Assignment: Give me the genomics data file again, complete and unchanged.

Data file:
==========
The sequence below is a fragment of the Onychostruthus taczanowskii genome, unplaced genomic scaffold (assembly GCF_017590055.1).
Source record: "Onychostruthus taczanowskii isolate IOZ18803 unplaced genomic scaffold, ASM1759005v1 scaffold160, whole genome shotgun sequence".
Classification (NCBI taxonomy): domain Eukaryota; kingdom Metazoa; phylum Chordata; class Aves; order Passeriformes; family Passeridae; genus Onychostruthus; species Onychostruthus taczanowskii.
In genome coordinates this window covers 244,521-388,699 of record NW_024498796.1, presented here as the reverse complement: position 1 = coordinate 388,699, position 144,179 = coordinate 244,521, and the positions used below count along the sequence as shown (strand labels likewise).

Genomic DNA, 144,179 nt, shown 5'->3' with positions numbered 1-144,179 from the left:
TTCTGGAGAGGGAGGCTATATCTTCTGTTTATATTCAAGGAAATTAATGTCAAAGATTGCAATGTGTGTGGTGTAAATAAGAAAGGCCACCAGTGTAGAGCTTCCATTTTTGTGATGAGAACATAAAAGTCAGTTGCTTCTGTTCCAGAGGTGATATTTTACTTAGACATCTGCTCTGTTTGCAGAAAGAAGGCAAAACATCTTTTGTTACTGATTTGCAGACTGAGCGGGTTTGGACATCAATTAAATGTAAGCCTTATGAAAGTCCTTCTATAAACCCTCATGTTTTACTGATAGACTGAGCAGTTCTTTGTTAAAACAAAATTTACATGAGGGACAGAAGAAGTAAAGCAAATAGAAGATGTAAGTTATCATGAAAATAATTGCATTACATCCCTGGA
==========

The sequence below is a fragment of the Onychostruthus taczanowskii genome, unplaced genomic scaffold (assembly GCF_017590055.1).
Source record: "Onychostruthus taczanowskii isolate IOZ18803 unplaced genomic scaffold, ASM1759005v1 scaffold160, whole genome shotgun sequence".
Classification (NCBI taxonomy): domain Eukaryota; kingdom Metazoa; phylum Chordata; class Aves; order Passeriformes; family Passeridae; genus Onychostruthus; species Onychostruthus taczanowskii.
In genome coordinates this window covers 244,521-388,699 of record NW_024498796.1, presented here as the reverse complement: position 1 = coordinate 388,699, position 144,179 = coordinate 244,521, and the positions used below count along the sequence as shown (strand labels likewise).

Genomic DNA, 144,179 nt, shown 5'->3' with positions numbered 1-144,179 from the left:
TTCTGGAGAGGGAGGCTATATCTTCTGTTTATATTCAAGGAAATTAATGTCAAAGATTGCAATGTGTGTGGTGTAAATAAGAAAGGCCACCAGTGTAGAGCTTCCATTTTTGTGATGAGAACATAAAAGTCAGTTGCTTCTGTTCCAGAGGTGATATTTTACTTAGACATCTGCTCTGTTTGCAGAAAGAAGGCAAAACATCTTTTGTTACTGATTTGCAGACTGAGCGGGTTTGGACATCAATTAAATGTAAGCCTTATGAAAGTCCTTCTATAAACCCTCATGTTTTACTGATAGACTGAGCAGTTCTTTGTTAAAACAAAATTTACATGAGGGACAGAAGAAGTAAAGCAAATAGAAGATGTAAGTTATCATGAAAATAATTGCATTACATCCCTGGA